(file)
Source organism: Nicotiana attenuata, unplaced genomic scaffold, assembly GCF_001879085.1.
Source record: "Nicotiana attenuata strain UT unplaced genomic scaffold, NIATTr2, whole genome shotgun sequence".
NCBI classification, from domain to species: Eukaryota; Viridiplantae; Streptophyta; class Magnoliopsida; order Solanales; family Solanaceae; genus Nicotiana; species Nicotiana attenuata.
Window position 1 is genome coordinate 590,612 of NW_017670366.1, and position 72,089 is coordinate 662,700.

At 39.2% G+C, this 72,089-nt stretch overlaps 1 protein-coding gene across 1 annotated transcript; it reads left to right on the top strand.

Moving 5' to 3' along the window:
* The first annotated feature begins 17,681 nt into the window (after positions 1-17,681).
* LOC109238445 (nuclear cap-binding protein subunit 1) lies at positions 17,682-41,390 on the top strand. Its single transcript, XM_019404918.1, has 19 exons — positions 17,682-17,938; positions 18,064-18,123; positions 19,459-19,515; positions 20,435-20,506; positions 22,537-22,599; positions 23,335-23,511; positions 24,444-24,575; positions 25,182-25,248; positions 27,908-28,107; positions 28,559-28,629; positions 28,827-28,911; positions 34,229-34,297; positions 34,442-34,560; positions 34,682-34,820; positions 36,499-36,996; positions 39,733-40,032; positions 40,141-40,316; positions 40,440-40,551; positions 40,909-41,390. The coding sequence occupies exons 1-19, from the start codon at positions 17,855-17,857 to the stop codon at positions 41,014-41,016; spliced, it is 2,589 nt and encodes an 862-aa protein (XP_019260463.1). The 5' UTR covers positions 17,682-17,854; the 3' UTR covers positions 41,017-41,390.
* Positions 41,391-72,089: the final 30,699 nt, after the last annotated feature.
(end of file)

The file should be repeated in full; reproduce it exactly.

Source organism: Nicotiana attenuata, unplaced genomic scaffold, assembly GCF_001879085.1.
Source record: "Nicotiana attenuata strain UT unplaced genomic scaffold, NIATTr2, whole genome shotgun sequence".
NCBI classification, from domain to species: Eukaryota; Viridiplantae; Streptophyta; class Magnoliopsida; order Solanales; family Solanaceae; genus Nicotiana; species Nicotiana attenuata.
Window position 1 is genome coordinate 590,612 of NW_017670366.1, and position 72,089 is coordinate 662,700.

At 39.2% G+C, this 72,089-nt stretch overlaps 1 protein-coding gene across 1 annotated transcript; it reads left to right on the top strand.

Moving 5' to 3' along the window:
* The first annotated feature begins 17,681 nt into the window (after positions 1-17,681).
* LOC109238445 (nuclear cap-binding protein subunit 1) lies at positions 17,682-41,390 on the top strand. Its single transcript, XM_019404918.1, has 19 exons — positions 17,682-17,938; positions 18,064-18,123; positions 19,459-19,515; positions 20,435-20,506; positions 22,537-22,599; positions 23,335-23,511; positions 24,444-24,575; positions 25,182-25,248; positions 27,908-28,107; positions 28,559-28,629; positions 28,827-28,911; positions 34,229-34,297; positions 34,442-34,560; positions 34,682-34,820; positions 36,499-36,996; positions 39,733-40,032; positions 40,141-40,316; positions 40,440-40,551; positions 40,909-41,390. The coding sequence occupies exons 1-19, from the start codon at positions 17,855-17,857 to the stop codon at positions 41,014-41,016; spliced, it is 2,589 nt and encodes an 862-aa protein (XP_019260463.1). The 5' UTR covers positions 17,682-17,854; the 3' UTR covers positions 41,017-41,390.
* Positions 41,391-72,089: the final 30,699 nt, after the last annotated feature.